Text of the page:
“LiDAR data improve the accuracy in many similar classes, such as structures vs. flat impervious, but our process does not necessarily require it,” notes Allenby.
The CC currently is creating the baseline for the land-cover data, with funding from the National Park Service and the Chesapeake Bay Program, a state-federal partnership tasked with managing the Chesapeake Bay’s water quality.
“We are in discussions as to what the proper refresh rate is for that land-cover data,” says Allenby. “We are talking about re-doing it at the soonest in another two years and at the latest—or, perhaps, more realistically—every four to five years, when enough change occurs that it makes sense for the expense.”
Normalized Difference Flow Index (NDFI) mapping can be used to better understand how certain landscapes impact water quality and can help direct conservation and restoration projects to areas where they will create the greatest benefits.
Allenby’s team tries to use planimetric data whenever available, because they yield a superior product than image segmentation. After completing the land-cover data, the Chesapeake Bay Program will take zoning and other information from localities and transform it from a 10-class land-cover classification to a 25-class land-use land cover—for example, separating out turf grass, pasture, crop and commercial areas from residential ones.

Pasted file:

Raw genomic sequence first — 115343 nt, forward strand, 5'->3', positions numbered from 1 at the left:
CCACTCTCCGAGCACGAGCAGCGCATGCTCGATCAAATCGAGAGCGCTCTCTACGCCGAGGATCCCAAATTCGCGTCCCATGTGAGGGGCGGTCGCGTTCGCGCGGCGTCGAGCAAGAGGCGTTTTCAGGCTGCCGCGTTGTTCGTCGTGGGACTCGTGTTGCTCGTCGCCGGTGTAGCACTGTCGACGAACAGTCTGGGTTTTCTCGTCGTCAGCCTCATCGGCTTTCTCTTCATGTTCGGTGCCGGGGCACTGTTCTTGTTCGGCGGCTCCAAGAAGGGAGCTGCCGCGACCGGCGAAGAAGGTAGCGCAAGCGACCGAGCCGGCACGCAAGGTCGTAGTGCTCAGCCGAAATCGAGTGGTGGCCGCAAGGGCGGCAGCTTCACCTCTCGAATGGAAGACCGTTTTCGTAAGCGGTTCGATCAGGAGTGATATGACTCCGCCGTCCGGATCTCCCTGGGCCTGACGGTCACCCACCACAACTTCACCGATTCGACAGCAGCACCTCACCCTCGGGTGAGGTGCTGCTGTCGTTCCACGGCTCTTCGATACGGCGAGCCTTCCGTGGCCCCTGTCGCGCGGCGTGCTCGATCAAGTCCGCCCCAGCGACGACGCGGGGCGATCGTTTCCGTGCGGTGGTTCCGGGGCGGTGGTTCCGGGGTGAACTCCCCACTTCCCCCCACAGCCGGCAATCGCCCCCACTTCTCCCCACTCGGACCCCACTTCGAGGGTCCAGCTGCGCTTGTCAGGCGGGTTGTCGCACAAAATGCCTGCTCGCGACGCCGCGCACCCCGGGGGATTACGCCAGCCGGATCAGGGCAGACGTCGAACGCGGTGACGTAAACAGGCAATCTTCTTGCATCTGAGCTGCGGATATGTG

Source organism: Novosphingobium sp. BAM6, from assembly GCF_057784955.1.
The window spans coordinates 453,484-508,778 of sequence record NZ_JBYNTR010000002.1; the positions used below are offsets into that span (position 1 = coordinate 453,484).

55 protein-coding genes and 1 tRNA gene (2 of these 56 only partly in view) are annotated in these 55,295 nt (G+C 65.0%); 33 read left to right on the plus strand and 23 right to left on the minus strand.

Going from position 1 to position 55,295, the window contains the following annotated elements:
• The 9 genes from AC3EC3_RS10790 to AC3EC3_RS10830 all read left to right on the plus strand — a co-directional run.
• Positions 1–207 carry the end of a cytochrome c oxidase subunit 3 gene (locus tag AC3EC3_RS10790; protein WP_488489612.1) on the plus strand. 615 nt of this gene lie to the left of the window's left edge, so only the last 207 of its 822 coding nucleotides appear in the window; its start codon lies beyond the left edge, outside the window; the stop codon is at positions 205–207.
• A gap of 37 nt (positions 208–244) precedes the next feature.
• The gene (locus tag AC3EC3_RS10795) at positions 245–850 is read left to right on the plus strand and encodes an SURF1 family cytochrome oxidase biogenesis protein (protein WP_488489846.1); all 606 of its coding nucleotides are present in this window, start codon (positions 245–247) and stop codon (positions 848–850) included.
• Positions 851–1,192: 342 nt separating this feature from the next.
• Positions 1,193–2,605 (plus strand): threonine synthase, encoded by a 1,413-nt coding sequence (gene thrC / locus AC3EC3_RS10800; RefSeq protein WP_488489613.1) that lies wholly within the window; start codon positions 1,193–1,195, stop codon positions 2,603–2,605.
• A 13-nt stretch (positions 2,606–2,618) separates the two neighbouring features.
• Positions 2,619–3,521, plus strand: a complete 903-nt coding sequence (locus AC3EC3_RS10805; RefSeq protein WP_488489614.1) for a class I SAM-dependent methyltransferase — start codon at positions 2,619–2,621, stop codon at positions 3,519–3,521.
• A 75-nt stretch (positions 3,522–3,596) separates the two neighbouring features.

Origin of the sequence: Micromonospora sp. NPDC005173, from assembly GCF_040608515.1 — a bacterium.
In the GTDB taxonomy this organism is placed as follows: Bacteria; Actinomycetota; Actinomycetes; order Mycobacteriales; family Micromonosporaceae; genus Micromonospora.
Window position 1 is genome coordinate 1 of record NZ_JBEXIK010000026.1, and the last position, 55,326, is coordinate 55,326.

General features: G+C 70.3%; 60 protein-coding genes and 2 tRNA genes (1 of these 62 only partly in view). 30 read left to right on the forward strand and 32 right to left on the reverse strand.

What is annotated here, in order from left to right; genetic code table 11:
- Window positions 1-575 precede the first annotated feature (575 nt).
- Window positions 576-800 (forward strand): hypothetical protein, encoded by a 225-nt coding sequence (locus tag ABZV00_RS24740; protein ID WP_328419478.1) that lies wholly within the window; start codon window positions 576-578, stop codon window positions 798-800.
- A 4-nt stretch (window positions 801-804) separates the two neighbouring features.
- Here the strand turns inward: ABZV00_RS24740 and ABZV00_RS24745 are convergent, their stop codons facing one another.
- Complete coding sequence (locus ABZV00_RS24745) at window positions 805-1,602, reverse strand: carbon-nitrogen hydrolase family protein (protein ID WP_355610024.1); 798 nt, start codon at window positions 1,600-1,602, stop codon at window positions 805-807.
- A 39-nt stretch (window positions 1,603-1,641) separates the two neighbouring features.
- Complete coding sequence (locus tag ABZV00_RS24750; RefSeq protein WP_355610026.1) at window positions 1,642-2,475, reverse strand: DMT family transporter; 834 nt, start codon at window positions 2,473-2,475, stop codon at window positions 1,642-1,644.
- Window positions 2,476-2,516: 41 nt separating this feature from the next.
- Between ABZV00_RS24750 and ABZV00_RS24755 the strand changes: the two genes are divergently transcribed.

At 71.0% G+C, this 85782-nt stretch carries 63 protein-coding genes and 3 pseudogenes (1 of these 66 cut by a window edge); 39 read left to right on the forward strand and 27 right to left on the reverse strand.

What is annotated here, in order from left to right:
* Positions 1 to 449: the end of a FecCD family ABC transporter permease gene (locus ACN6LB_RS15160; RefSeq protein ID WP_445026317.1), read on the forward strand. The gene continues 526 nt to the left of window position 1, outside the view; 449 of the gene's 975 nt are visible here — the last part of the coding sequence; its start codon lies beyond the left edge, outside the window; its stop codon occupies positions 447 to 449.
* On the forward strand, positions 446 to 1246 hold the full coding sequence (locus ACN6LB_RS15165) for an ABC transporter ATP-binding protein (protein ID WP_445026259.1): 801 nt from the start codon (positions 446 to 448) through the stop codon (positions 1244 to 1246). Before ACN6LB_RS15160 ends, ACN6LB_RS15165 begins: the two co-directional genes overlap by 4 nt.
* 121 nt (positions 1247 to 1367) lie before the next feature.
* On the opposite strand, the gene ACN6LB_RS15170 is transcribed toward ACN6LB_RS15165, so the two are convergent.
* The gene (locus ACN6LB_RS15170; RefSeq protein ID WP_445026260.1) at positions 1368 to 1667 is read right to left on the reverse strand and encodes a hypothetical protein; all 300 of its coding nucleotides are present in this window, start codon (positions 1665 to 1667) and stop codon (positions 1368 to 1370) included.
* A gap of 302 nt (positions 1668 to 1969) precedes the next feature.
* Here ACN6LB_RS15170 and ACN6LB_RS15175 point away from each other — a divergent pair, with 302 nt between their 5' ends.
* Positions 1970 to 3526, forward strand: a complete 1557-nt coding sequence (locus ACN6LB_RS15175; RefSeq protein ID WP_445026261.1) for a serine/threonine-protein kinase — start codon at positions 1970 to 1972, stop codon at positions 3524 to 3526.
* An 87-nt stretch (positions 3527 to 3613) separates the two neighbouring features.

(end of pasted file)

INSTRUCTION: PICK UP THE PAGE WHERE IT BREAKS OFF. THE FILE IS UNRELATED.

The CC is involved in a project being run by the U.S. Environmental Protection Agency and American University to perform a low-cost nutrient water-quality sensor challenge to bring the cost of a regulatory-quality sensor down under $5,000 from the current range of $20,000-$25,000.
“As we start to look at our work in prioritizing and measuring the effectiveness of our conservation and restoration work, it is really going to be important to do that measurement,” adds Allenby.
“On the conservation side, we are trying to identify those naturally high-functioning landscapes, such as forest and wetland complexes, that are providing water-quality benefits, habitat connectivity and often climate resilience,” notes Allenby.
In suburban areas, the CC is working with some counties to identify opportunities for stormwater retrofits to reduce the amount of stormwater entering storm drains or getting into creeks and help them achieve watershed-implementation goals.
“It is trying to get a better understanding of how the landscape is functioning and then prioritizing projects in the places where it makes the most sense to maximize the benefits, minimize the cost and minimize the impact to society at large,” adds Allenby.